Furlough: claiming employer National Insurance contributions

in Employment Law, HR

Working out what you can claim

The total grant for employer National Insurance contributions cannot exceed the total amount of employer National Insurance contributions you are due to pay.

You can choose to provide top-up salary in addition to the grant. Employer National Insurance contributions on any additional top-up salary will not be funded through this scheme.

In calculating the total employer National Insurance contributions paid in any pay period, the employer should subtract any Employment Allowance used in that pay period. If you have not, or do not expect to pay any employer National Insurance contributions in a pay period as a result of the Employment Allowance, you should not claim any employer National Insurance contributions costs for furloughed employees in that pay period. If you expect to exhaust any Employment Allowance in a pay period then you should claim the lower of the employer National Insurance contributions grant calculation, and the employer National Insurance contributions costs that you paid, or expect to pay across your entire payroll.

The total employer National Insurance contributions due in a pay period should be apportioned on a daily basis, with the amount apportioned to any qualifying furlough days forming the basis of the amount that can be claimed through the scheme.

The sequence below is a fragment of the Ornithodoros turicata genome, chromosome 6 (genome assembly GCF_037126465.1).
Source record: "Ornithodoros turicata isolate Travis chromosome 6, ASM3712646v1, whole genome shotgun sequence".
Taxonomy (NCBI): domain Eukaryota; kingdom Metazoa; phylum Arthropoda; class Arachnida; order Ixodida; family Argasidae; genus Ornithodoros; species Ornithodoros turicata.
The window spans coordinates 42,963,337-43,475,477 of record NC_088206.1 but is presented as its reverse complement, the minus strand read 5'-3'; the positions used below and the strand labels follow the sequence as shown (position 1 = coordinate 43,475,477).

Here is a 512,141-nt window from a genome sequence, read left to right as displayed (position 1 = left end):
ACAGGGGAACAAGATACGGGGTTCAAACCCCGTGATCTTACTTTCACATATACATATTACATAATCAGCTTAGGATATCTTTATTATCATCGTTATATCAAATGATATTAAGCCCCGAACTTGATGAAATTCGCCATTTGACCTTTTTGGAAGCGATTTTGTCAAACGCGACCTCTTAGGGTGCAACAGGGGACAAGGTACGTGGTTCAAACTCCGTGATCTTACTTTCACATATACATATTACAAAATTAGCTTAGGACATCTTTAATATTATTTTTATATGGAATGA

If your employee is furloughed for the whole pay period, and you do not top up their pay

To work out how much you can claim to cover employer National Insurance contributions:

  1. Start with the grant you’re claiming for employee’s wages.
  2. Minus the relevant secondary National Insurance contributions threshold.
  3. Multiply this amount by 13.8%.
Tax year National Insurance contribution thresholds
2019 to 2020 £166 per week, £719 per month or £8,632 per year
2020 to 2021 £169 per week, £732 per month or £8,788 per year

Example

A Ltd pays employees on a calendar monthly basis. An employee was furloughed on 1 April 2020 is paid £1,500 of furlough pay on 30 April 2020. A Ltd did not top up the employee’s pay.

  1. Start with £1,500 (the grant you’re claiming for employee’s wages)
  2. Minus £732 (the relevant secondary National Insurance contributions threshold)
  3. Multiply this amount by 13.8% – this is £105.98

The total amount of the grant that can be claimed towards employer National Insurance contributions is £105.98 for this employee. A Ltd should also consider whether the claim needs to be adjusted for any amount of Employment Allowance that A Ltd might claim.